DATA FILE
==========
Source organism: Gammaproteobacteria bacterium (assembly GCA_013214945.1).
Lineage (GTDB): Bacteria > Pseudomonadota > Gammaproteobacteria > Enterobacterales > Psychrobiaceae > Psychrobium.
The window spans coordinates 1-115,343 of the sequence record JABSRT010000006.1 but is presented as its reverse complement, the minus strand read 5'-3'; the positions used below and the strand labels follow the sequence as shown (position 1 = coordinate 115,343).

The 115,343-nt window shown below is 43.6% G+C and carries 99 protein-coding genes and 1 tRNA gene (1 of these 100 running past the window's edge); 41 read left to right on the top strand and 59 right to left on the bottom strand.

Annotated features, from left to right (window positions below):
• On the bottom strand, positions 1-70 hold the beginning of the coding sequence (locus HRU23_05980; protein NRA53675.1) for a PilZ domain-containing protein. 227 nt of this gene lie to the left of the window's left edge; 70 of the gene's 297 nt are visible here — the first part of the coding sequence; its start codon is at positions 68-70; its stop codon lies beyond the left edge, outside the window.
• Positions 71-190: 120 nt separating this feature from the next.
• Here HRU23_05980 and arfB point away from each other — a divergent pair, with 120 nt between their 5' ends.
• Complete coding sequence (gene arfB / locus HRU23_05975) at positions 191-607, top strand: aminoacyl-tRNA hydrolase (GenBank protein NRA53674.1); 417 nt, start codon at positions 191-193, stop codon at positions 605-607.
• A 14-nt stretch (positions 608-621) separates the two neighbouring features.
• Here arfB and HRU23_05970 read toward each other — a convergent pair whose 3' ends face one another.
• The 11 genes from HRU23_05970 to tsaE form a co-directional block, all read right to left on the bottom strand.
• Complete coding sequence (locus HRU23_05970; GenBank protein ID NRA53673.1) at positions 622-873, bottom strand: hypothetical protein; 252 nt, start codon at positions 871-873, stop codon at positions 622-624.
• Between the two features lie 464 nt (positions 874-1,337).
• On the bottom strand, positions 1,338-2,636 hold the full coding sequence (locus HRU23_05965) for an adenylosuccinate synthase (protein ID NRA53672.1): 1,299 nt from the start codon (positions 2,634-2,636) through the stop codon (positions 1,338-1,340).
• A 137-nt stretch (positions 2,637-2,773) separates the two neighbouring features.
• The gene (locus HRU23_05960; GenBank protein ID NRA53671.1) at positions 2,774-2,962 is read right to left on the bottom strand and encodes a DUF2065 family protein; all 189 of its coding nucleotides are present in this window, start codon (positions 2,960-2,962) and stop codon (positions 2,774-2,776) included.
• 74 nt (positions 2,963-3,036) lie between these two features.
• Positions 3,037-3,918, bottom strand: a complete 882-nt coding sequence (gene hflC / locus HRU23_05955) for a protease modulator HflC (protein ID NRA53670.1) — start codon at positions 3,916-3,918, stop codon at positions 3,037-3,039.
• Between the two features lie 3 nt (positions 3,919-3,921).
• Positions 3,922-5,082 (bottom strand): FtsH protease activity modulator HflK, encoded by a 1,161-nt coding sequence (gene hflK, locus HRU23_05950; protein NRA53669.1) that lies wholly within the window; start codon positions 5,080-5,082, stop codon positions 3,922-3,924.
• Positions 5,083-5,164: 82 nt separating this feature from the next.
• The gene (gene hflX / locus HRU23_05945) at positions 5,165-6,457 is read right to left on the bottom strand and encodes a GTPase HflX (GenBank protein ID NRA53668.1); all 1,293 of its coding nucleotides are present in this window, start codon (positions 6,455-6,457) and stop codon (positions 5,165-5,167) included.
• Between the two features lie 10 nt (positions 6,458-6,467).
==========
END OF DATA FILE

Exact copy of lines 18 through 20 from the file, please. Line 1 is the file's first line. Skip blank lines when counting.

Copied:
• 74 nt (positions 2,963-3,036) lie between these two features.
• Positions 3,037-3,918, bottom strand: a complete 882-nt coding sequence (gene hflC / locus HRU23_05955) for a protease modulator HflC (protein ID NRA53670.1) — start codon at positions 3,916-3,918, stop codon at positions 3,037-3,039.
• Between the two features lie 3 nt (positions 3,919-3,921).